Training Part of Speech Taggers¶
train_tagger.py script can use any corpus included with NLTK that implements a
tagged_sents() method. It can also train on the
timit corpus, which includes tagged sentences that are not available through the
Example usage can be found in Training Part of Speech Taggers with NLTK Trainer.
- Train the default sequential backoff tagger on the treebank corpus:
python train_tagger.py treebank
- To use a brill tagger with the default initial tagger:
python train_tagger.py treebank --brill
- To train a NaiveBayes classifier based tagger, without a sequential backoff tagger:
python train_tagger.py treebank --sequential '' --classifier NaiveBayes
- To train a unigram tagger:
python train_tagger.py treebank --sequential u
- To train on the switchboard corpus:
python train_tagger.py switchboard
- To train on a custom corpus, whose fileids end in “.pos”, using a TaggedCorpusReader:
python train_tagger.py /path/to/corpus --reader nltk.corpus.reader.tagged.TaggedCorpusReader --fileids '.+\.pos'
The corpus path can be absolute, or relative to a nltk_data directory. For example, both
/usr/share/nltk_data/corpora/treebank/tagged will work.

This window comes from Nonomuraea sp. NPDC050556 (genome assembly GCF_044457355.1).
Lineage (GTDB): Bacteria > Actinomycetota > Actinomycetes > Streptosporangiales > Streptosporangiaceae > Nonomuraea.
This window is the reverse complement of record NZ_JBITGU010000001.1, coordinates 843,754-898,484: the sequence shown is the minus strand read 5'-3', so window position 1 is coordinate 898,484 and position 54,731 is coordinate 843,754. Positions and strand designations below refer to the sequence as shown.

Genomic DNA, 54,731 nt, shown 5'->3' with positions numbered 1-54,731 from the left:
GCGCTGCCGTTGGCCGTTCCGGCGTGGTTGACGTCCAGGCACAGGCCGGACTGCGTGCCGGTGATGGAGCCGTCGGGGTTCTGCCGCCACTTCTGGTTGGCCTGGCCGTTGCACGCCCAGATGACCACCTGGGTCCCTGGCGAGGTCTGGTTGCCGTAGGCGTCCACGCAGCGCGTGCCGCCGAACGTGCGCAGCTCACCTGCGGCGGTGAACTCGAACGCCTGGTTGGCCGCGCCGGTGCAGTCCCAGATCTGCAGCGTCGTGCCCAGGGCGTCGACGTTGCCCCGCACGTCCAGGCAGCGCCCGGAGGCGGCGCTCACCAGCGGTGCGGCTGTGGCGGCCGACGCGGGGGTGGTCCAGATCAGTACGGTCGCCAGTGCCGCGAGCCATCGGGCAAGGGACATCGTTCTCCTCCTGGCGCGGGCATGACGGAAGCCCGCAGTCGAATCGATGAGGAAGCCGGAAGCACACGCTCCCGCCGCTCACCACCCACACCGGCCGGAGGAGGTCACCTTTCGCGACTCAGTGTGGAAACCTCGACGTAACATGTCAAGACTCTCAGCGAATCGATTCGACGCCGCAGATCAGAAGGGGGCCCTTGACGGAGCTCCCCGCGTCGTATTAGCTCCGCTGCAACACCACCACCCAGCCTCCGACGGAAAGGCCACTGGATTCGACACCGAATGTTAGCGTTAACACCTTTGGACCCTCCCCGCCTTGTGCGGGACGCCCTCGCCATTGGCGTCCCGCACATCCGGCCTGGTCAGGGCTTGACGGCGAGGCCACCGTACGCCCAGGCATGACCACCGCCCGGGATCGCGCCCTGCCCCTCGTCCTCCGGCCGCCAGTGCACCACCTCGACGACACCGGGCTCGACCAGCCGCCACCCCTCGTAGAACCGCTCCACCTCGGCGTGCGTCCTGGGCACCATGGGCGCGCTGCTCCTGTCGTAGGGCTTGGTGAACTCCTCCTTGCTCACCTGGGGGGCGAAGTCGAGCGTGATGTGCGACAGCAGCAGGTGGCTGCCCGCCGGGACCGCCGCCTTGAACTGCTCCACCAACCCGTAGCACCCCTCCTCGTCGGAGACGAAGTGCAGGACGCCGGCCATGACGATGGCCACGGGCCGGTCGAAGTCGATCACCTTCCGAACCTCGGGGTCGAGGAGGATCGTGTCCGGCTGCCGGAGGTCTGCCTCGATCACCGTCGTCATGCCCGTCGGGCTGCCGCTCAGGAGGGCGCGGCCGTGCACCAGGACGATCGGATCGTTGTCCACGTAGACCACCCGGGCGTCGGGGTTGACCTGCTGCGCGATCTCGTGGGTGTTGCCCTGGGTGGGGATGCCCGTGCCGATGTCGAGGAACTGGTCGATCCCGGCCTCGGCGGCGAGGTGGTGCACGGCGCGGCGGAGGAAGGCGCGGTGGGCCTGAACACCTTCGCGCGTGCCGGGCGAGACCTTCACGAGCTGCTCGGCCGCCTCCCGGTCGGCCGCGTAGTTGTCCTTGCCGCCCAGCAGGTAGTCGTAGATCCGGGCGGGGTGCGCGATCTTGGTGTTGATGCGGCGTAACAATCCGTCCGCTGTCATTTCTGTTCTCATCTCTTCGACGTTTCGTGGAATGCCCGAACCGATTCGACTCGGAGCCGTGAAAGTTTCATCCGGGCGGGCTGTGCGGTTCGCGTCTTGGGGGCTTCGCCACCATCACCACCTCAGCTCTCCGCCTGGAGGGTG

- You can also restrict the files used with the
python train_tagger.py conll2000 --fileids train.txt
- For a complete list of usage options:
python train_tagger.py --help
There are also many usage examples shown in Chapter 4 of Python 3 Text Processing with NLTK 3 Cookbook.
Using a Trained Tagger¶
- You can use a trained tagger by loading the pickle file using nltk.data.load:
>>> import nltk.data >>> tagger = nltk.data.load("taggers/NAME_OF_TAGGER.pickle")
- Or if your tagger pickle file is not in a
nltk_datasubdirectory, you can load it with pickle.load:
>>> import pickle >>> tagger = pickle.load(open("/path/to/NAME_OF_TAGGER.pickle"))
Either method will return an object that supports the TaggerI interface.
- Once you have a
taggerobject, you can use it to tag sentences (or lists of words) with the
>>> tagger.tag(['some', 'words', 'in', 'a', 'sentence'])
tagger.tag(words) will return a list of 2-tuples of the form
All of the taggers demonstrated at text-processing.com were trained with